W.Va. teachers union pushes for salary boost

November 09, 2007|By MATTHEW UMSTEAD

For more information and to register for the education summit, go to A Vision Shared's Web site at or contact facilitators at 304-293-5551.

MARTINSBURG, W.VA. - The West Virginia Education Association hasn't written the legislation yet, but the state's largest teachers union wants lawmakers next year to adopt a plan to increase the average teacher's salary to the national average and keep it there.

In the short term, the union wants salaries for starting teachers statewide to be raised to $35,000, which would amount to a $4,000 raise for Berkeley County's faculty. Starting pay for teachers who have no experience is $29,382. The county does pay teachers an additional stipend.

The union's proposals, outlined in a three-page statement released Thursday by President Charles Delauder, comes before an "education summit" to be held Saturday at the Charleston (W.Va.) Civic Center as part of A Vision Shared, an ongoing collaborative effort formed to tackle issues statewide.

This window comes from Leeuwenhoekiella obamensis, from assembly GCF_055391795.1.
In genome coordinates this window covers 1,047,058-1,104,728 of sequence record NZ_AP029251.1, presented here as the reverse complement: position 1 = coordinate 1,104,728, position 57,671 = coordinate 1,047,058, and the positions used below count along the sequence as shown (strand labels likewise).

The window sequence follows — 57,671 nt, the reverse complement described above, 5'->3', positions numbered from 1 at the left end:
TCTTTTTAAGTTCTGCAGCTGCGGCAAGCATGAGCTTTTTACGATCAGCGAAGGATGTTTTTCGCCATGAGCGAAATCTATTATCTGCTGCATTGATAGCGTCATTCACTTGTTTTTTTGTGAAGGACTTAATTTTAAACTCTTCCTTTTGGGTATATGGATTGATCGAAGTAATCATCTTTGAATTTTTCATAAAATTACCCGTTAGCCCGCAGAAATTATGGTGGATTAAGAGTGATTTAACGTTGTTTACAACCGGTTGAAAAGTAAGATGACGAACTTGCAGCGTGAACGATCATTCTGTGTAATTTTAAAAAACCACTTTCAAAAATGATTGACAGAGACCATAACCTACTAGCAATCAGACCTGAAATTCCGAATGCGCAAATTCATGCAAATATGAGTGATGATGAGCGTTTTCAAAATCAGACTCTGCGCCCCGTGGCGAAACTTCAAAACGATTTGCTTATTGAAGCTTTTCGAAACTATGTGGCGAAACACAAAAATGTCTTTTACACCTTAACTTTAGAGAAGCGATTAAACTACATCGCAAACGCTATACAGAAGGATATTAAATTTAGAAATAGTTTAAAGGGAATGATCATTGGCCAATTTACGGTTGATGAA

Berkeley County teachers and WVEA executive committee members Thomas Fletcher and Doris Tuckwiller-Wood said they would love for area residents to attend the summit at a press conference they held concerning their union's push for higher salaries.

Open to the public, the summit, which Delauder said his union would host as a member of A Vision Shared, is expected to focus on teacher compensation, the profession itself, community expectations of the school system, safety and health of classrooms, the teacher's voice in system and policy changes, according to A Vision Shared's Web site.

One of the underlying issues in the union's push to increase salaries is the increasing cost of health care, which he predicted will continue to "eat" into teacher's pay, Fletcher said.

A Berkeley Heights Elementary School teacher, Fletcher estimated one-third of the county's faculty filled vacancies left by instructors who left for higher paying jobs elsewhere.

Fletcher distributed statistics compiled by the National Education Association that show the gap between the average salaries of West Virginia teachers and those in neighboring states grew substantially wider between 2003 and 2006.

The national teacher salary average - $49,109 - is nearly $11,000 higher than West Virginia's average of $38,284, according to the NEA.

Coupled with looming retirements of thousands of teachers, Fletcher said he believes state leaders need to act quickly to increase salaries to avert a crisis, even amid uncertain economic conditions.

"You have to push ahead with the raise," Fletcher said. "I don't think there's any other answer."

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